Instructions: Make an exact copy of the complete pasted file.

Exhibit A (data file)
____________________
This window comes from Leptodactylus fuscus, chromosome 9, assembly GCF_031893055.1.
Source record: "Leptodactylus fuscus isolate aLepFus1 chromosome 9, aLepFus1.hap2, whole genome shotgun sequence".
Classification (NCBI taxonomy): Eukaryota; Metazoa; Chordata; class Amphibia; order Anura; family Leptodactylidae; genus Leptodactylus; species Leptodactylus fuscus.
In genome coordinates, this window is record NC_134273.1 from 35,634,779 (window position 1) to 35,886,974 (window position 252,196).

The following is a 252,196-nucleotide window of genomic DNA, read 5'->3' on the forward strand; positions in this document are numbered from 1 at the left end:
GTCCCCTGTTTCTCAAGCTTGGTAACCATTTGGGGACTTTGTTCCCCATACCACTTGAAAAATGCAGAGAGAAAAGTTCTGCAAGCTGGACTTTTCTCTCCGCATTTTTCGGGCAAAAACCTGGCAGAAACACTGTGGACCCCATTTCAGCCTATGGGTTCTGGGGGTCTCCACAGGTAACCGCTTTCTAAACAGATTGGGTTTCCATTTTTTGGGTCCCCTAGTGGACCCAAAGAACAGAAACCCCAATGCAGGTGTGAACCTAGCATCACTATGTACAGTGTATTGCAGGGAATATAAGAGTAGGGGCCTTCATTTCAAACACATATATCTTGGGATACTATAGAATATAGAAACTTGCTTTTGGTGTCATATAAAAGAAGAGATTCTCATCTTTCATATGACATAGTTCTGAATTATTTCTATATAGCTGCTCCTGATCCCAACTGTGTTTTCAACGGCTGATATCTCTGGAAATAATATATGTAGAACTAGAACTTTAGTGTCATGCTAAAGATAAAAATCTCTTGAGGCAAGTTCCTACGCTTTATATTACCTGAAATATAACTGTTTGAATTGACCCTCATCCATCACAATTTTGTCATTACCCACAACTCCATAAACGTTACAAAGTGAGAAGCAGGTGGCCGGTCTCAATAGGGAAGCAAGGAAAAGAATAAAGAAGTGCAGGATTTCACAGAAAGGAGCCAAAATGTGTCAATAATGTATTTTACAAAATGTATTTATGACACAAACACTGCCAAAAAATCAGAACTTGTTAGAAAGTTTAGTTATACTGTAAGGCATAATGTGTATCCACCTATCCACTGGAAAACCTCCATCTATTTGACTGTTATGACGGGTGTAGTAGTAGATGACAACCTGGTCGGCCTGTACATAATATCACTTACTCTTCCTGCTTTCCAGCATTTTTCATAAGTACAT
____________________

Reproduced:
This window comes from Leptodactylus fuscus, chromosome 9, assembly GCF_031893055.1.
Source record: "Leptodactylus fuscus isolate aLepFus1 chromosome 9, aLepFus1.hap2, whole genome shotgun sequence".
Classification (NCBI taxonomy): Eukaryota; Metazoa; Chordata; class Amphibia; order Anura; family Leptodactylidae; genus Leptodactylus; species Leptodactylus fuscus.
In genome coordinates, this window is record NC_134273.1 from 35,634,779 (window position 1) to 35,886,974 (window position 252,196).

The following is a 252,196-nucleotide window of genomic DNA, read 5'->3' on the forward strand; positions in this document are numbered from 1 at the left end:
GTCCCCTGTTTCTCAAGCTTGGTAACCATTTGGGGACTTTGTTCCCCATACCACTTGAAAAATGCAGAGAGAAAAGTTCTGCAAGCTGGACTTTTCTCTCCGCATTTTTCGGGCAAAAACCTGGCAGAAACACTGTGGACCCCATTTCAGCCTATGGGTTCTGGGGGTCTCCACAGGTAACCGCTTTCTAAACAGATTGGGTTTCCATTTTTTGGGTCCCCTAGTGGACCCAAAGAACAGAAACCCCAATGCAGGTGTGAACCTAGCATCACTATGTACAGTGTATTGCAGGGAATATAAGAGTAGGGGCCTTCATTTCAAACACATATATCTTGGGATACTATAGAATATAGAAACTTGCTTTTGGTGTCATATAAAAGAAGAGATTCTCATCTTTCATATGACATAGTTCTGAATTATTTCTATATAGCTGCTCCTGATCCCAACTGTGTTTTCAACGGCTGATATCTCTGGAAATAATATATGTAGAACTAGAACTTTAGTGTCATGCTAAAGATAAAAATCTCTTGAGGCAAGTTCCTACGCTTTATATTACCTGAAATATAACTGTTTGAATTGACCCTCATCCATCACAATTTTGTCATTACCCACAACTCCATAAACGTTACAAAGTGAGAAGCAGGTGGCCGGTCTCAATAGGGAAGCAAGGAAAAGAATAAAGAAGTGCAGGATTTCACAGAAAGGAGCCAAAATGTGTCAATAATGTATTTTACAAAATGTATTTATGACACAAACACTGCCAAAAAATCAGAACTTGTTAGAAAGTTTAGTTATACTGTAAGGCATAATGTGTATCCACCTATCCACTGGAAAACCTCCATCTATTTGACTGTTATGACGGGTGTAGTAGTAGATGACAACCTGGTCGGCCTGTACATAATATCACTTACTCTTCCTGCTTTCCAGCATTTTTCATAAGTACAT